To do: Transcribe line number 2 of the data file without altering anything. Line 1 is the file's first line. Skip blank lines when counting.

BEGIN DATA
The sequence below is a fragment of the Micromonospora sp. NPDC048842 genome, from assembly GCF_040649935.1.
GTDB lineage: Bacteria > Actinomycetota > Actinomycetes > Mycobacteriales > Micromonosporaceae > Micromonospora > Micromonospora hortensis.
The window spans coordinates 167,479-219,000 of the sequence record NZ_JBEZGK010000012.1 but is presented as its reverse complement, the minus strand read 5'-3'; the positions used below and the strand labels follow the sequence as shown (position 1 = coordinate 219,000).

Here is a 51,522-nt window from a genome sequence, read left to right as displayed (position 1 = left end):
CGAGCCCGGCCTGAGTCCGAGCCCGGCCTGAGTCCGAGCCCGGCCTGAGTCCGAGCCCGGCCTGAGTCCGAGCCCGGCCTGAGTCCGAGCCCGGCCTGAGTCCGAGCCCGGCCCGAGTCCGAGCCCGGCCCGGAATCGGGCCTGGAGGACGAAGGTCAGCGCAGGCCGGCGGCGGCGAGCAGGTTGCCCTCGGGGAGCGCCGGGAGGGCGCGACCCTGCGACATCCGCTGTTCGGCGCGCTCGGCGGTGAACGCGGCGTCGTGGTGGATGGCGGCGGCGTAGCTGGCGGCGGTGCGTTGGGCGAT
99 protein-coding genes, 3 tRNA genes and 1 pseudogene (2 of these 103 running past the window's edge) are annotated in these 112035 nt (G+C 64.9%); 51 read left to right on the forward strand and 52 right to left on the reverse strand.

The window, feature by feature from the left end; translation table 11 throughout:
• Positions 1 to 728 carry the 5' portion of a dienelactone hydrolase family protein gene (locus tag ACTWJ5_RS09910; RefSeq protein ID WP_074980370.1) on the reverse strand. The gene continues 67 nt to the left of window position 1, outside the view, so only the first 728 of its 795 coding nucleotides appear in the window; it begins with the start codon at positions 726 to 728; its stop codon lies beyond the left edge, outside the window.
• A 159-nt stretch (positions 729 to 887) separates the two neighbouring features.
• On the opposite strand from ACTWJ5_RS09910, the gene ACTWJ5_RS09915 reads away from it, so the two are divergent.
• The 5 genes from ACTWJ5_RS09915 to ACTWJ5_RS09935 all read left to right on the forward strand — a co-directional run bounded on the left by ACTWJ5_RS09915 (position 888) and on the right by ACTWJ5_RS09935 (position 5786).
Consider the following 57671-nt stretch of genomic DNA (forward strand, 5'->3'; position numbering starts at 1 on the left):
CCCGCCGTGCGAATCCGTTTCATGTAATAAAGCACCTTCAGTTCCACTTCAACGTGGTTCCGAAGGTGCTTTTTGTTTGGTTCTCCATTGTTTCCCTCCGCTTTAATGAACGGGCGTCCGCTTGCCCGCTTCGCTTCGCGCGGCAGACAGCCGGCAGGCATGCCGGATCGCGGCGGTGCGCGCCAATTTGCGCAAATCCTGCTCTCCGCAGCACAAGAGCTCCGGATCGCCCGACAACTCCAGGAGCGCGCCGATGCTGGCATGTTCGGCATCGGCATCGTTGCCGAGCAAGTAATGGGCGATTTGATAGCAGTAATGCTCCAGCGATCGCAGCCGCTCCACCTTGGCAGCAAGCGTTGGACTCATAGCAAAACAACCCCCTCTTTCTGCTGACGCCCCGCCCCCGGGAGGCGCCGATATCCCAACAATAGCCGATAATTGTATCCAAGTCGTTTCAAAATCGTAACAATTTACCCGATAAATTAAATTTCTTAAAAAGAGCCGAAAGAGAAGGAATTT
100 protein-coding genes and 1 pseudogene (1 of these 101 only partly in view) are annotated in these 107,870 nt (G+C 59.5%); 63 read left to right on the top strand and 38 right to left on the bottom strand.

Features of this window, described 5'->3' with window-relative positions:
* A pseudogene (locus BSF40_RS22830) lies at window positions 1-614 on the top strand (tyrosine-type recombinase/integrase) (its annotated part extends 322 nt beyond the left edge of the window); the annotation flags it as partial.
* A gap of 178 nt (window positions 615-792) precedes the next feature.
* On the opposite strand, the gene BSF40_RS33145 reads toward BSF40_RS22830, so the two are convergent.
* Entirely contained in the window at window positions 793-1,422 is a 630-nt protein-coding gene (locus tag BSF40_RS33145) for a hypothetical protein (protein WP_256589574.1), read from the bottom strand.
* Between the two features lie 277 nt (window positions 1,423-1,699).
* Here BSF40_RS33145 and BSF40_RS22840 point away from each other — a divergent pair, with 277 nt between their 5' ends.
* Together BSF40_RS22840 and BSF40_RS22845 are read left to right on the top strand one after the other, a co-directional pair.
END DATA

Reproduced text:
GTDB lineage: Bacteria > Actinomycetota > Actinomycetes > Mycobacteriales > Micromonosporaceae > Micromonospora > Micromonospora hortensis.